Basking in Basque…

It is impossible to not appreciate the fierce sense of independence when traveling in the Basque Country. While I was fortunate to leave right before the brutal heat of the past month, it is clear that the somewhat tortured regional history of the last half century still influences much of the current narrative, and arguably this political history has influenced the healthcare framework now managing the 2.2 million residents of this beautiful but complicated region.


For the nearly four decades since the end of the Spanish Civil War in 1939 until the establishment of the Spanish Constitution in 1978, this region was a set of quite independently governed territories which suffered through considerable political turmoil. The Constitution provided for a much greater degree of home rule and autonomy but was overshadowed by the rise of the Euskadi Ta Askatasuna (ETA) separatist group. While the ETA was formed in 1959, the period between 1968 – 2010 saw significant terrorist activity with nearly 1,000 political killings. Since the permanent cease fire in 2011, the Basque Country has enjoyed relative stability and prosperity; GDP per capita is 33% greater than the rest of Spain and 40% above the average for the European Union.

Arguably the history of this region was most poignantly captured by Pablo Picasso’s Guernica masterpiece which famously portrayed the German bombing of that town in 1937.


With political stability came a concerted effort by the government to address what was increasingly becoming the next crisis – chronic disease for an aging population. Healthcare expenditures in Spain are approximately 10% of GDP and rising. In 2010, the government issued the “Strategy to Tackle the Challenge of Chronicity in Basque Country,” and while a mouthful, this manifesto reflected an effort to create a more effective and responsive healthcare infrastructure. Echoing the region’s history of independence, what emerged was a centralized set of operating principles but with significant flexibility to empower frontline healthcare workers.

The Basque Health Service is called Osakidetza (established in 1984) and is the public entity that organizes the 13 integrated health organizations and employs the 12,400 providers in region. Central to these initiatives is to encourage much greater care coordination, as well as use of in-home health and telehealth services. Analysts have compared this system to the Canadian healthcare system and have observed that most Medicaid programs in the U.S. do not have these levels of innovation and autonomy.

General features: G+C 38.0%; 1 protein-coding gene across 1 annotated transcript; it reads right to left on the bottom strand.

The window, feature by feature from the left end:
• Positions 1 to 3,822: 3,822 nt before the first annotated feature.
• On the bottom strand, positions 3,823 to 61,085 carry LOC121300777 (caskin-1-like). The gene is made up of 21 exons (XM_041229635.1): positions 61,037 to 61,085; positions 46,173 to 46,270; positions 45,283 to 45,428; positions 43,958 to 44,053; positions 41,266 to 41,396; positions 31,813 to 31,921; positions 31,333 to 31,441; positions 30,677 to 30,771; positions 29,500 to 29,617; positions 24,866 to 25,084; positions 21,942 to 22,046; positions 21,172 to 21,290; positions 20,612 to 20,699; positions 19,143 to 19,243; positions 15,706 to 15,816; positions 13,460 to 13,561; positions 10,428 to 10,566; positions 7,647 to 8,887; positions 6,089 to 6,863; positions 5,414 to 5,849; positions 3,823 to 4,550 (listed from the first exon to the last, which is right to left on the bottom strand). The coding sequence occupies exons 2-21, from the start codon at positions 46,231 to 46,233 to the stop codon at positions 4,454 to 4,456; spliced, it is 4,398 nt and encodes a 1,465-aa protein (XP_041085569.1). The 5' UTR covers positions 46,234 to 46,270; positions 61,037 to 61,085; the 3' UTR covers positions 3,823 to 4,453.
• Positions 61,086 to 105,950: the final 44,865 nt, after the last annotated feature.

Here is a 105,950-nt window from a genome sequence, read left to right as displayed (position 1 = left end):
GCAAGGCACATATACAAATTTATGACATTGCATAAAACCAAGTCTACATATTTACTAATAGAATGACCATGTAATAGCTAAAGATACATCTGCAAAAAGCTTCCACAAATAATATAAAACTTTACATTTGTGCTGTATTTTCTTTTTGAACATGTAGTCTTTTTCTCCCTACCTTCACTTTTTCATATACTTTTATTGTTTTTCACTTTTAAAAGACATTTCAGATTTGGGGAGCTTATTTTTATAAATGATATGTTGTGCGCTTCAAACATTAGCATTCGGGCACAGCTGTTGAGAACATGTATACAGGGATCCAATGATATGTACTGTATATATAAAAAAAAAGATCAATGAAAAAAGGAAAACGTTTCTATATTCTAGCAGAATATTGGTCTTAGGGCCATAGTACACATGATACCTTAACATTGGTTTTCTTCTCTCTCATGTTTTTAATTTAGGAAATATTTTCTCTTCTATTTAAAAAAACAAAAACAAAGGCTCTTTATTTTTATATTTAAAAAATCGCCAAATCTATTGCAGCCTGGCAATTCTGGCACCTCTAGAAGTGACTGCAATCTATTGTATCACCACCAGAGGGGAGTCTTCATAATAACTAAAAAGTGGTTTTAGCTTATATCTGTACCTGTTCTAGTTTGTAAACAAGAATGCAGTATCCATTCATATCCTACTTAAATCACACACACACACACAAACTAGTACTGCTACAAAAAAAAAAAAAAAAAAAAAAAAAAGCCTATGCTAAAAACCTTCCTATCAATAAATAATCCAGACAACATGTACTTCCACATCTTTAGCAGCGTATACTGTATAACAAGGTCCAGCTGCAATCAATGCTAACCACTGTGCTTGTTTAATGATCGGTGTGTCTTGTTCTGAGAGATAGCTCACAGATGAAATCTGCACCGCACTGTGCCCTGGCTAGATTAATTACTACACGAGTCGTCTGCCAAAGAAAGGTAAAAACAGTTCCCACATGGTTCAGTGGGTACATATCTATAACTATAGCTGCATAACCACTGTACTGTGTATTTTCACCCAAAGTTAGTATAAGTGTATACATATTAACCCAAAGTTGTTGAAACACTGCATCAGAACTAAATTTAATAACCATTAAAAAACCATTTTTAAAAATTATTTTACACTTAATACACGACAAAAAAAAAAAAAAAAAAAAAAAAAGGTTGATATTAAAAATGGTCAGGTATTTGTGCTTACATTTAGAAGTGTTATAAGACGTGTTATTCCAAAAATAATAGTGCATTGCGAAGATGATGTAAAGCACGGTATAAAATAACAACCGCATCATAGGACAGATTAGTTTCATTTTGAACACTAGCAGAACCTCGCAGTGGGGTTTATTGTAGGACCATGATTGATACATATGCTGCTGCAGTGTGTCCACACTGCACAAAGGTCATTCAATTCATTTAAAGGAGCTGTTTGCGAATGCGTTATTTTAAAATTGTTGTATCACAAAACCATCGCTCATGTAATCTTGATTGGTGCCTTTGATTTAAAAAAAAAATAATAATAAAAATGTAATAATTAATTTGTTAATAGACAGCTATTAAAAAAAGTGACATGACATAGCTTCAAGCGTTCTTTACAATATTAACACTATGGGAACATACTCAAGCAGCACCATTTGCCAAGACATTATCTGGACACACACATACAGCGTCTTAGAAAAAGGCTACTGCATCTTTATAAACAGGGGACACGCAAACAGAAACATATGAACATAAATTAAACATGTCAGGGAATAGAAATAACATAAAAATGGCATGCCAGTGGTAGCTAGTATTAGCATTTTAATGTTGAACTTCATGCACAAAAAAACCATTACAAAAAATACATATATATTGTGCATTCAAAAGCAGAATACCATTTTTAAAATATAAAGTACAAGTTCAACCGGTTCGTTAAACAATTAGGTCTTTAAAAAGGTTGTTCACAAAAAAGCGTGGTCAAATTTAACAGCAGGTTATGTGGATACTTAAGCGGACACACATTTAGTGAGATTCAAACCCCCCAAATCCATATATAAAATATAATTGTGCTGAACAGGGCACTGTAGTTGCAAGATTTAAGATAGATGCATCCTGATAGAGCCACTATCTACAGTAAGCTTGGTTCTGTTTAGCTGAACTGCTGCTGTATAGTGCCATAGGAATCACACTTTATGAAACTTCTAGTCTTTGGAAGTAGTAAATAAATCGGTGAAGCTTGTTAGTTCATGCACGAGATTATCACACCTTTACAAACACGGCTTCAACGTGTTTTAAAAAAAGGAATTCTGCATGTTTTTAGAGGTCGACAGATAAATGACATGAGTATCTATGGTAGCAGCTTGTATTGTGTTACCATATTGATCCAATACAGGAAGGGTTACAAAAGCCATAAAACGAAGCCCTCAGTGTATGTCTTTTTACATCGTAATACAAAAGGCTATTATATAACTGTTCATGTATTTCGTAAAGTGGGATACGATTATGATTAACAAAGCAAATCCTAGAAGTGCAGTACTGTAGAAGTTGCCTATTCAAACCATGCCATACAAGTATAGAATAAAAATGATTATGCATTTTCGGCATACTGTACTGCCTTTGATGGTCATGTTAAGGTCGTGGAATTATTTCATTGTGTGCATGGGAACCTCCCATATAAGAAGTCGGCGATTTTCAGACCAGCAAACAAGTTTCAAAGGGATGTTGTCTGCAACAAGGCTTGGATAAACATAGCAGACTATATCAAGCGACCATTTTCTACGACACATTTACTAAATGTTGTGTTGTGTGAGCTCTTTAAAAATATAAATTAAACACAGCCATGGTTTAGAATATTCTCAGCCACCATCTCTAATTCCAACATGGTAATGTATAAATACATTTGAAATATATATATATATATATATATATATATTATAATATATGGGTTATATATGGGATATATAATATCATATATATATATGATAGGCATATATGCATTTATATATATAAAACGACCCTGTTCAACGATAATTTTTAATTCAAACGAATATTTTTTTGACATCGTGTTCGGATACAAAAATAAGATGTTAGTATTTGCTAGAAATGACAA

There were two other fascinating observations from the Basque Country. To the east, the Catalonia region also struggled with self-determination and how best to govern within the borders of Spain. While the Basque Country often suffered through violent unrest over those many decades, the Catalans were relatively content through that period, that is until the past few years when there has been significant separatist unrest. Recall the horrific Barcelona terrorist attacks in the summer 2017.

It was also quite surprising to learn that, while there are only 2.2 million residents in the Basque Country, the diaspora is vast. It is estimated that between 2.5 – 5.0 million Basques live in Chile alone. The largest cluster of Basques in the U.S. is in Boise, Idaho where the Basque Museum and Cultural Center is located. I never did learn why Boise.


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Flare Capital Lands #1 Draft Choice…

If a venture capital firm is like a baseball team, we may have just used the first pick in the draft to grab a terrific utility player with extraordinary range: he can hit for power, field anything that is hit to him, and is an all-around great teammate. Please welcome Ian Chiang to Flare Capital Partners.

On the heels of announcing a new dedicated healthcare technology fund, we are thrilled to announce that Ian Chiang has joined the firm as a Principal. Ian has been committed to the transformation of the “business of healthcare” over the course of his impressive career. Most recently, he served as a Senior Vice President and a founding member of CareAllies, Cigna’s family of multi-payer provider services, population health management, and home-based care businesses. All super relevant to our investment focus.